The war on strippers at funerals has been a long one for China. Authorities first began clamping down on “obscene” performances in 2006 and launched a second campaign in 2015.

What is even the point of a funeral without strippers?

Socialists of most varieties tend to consider themselves progressives. However, oftentimes when socialists obtain power they act very conservative. China’s Ministry of Culture is a good example of this. The agency, from what I can find, seems to focus on preserving many traditional Chinese values. The Soviet Union also had a Ministry of Culture that often tried to enforce many traditional Russian values. I don’t begrudge individuals who hold traditional values and wish to see others voluntarily adopt those values but I do have a problem when government agencies try to enforce traditional values at the point of a gun, which is what self-proclaimed progressive socialist governments often do.

Written by Christopher Burg

February 21st, 2018 at 10:30 am

Never Trust a Popularis

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If somebody asked me to describe Trump’s politics, I would label him a popularis. By that I don’t mean he favors the poor but favors the masses specifically because he believes doing so will grant him political power. The problem with populares is that you can never been sure which direction they’re going to go on any given issue at any point in time. Take the issue of gun control. A principled individual, whether they favor gun control or gun rights, will take a predictable stance on the issue. A popularis, on the other hand, will change their stance depending on the direction of the wind. One moment they might be attending a National Rifle Association (NRA) meeting to garner support from gun owners, the next they might be pushing gun control:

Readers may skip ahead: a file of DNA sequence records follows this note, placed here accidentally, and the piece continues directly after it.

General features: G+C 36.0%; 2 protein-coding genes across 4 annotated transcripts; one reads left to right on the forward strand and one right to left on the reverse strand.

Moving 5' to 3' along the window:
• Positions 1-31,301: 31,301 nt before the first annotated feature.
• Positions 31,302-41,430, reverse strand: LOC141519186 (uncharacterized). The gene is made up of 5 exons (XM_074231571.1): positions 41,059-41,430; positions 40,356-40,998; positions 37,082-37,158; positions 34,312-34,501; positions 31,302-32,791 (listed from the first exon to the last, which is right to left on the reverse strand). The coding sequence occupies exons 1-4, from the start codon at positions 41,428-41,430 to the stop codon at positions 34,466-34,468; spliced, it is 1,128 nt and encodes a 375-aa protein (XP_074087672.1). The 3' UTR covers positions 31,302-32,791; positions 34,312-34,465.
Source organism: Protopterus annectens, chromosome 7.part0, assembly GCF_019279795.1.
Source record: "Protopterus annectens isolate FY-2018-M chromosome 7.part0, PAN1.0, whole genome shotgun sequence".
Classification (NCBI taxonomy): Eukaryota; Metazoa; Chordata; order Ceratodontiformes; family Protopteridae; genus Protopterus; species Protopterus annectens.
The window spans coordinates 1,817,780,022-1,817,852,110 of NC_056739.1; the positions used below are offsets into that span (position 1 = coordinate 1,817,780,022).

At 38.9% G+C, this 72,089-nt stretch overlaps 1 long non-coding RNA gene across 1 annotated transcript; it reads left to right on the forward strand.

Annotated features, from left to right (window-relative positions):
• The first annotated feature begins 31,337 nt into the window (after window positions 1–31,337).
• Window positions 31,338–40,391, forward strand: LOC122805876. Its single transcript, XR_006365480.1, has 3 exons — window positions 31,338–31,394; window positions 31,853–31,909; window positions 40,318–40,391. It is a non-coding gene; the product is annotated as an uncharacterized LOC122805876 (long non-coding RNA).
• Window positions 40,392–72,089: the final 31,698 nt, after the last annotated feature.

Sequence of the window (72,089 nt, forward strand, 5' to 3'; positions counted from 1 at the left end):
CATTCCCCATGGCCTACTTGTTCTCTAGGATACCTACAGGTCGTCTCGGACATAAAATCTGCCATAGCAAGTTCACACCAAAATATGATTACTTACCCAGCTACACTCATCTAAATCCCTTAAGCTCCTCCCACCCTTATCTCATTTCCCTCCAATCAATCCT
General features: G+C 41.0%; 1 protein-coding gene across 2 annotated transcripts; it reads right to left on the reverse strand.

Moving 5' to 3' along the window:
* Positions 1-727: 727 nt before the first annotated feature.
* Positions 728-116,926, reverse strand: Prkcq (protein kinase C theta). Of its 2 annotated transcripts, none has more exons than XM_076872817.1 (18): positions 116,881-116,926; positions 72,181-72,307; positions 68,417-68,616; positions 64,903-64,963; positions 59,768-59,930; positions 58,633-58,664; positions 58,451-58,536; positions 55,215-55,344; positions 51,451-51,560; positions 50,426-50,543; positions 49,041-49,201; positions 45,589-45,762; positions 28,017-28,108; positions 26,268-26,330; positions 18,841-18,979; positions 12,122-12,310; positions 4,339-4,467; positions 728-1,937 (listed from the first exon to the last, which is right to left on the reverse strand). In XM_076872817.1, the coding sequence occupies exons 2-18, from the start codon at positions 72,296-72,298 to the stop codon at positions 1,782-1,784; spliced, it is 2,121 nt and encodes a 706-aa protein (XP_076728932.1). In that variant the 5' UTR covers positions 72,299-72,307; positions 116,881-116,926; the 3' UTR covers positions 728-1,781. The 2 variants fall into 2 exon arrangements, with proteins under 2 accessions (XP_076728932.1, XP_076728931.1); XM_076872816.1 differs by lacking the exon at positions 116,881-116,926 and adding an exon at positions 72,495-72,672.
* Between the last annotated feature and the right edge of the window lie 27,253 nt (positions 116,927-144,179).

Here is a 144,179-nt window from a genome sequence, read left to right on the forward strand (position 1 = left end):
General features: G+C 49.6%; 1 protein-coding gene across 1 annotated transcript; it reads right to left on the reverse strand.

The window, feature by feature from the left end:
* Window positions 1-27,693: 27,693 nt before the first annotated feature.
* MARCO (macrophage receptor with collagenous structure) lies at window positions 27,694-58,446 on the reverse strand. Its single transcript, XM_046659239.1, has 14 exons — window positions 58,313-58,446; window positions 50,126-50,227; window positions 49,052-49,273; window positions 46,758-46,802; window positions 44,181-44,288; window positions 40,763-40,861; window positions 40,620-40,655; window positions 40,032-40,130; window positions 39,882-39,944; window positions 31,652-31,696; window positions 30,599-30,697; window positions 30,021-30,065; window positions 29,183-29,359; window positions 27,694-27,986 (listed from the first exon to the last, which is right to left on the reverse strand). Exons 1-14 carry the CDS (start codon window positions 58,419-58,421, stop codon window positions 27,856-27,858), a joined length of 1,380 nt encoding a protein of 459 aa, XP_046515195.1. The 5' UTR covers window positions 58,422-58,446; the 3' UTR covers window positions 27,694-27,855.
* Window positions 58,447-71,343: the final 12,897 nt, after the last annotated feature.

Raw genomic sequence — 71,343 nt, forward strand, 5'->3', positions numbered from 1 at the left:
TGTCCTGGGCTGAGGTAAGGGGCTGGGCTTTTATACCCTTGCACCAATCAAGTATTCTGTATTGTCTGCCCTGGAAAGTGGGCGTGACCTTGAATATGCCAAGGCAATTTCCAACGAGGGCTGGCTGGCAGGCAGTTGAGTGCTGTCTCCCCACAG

In the wake of last week’s shooting Parkland Florida—which left 17 people dead—President Donald Trump announced his intention to ban bump stocks.

“Just a few moments ago I signed a memo directing the attorney general to propose regulations that ban all devices that turn legal weapons into machine guns,” said Trump in a public address Tuesday afternoon, “I expect these regulations to be finalized, Jeff, very soon” addressing Attorney General Jeff Sessions directly.

The President’s memo demands that the Department of Justice complete an ongoing review of whether bump stocks—a device which greatly increases the rate of fire of a semi-automatic weapon—are currently prohibited by current federal laws restricting machine guns.

I think my favorite claim about this announcement is that Trump is playing four dimensional chess. Such claims give Trump far too much credit. He knows that gun control is being demanded by a lot of people as it always is after a mass shooting. As a popularis, he wants to please those individuals so he’s giving them some gun control. However, he also doesn’t want to upset gun owners so he’s trying to give gun control advocates just enough to take the edge off of their hunger without angering gun owners too much.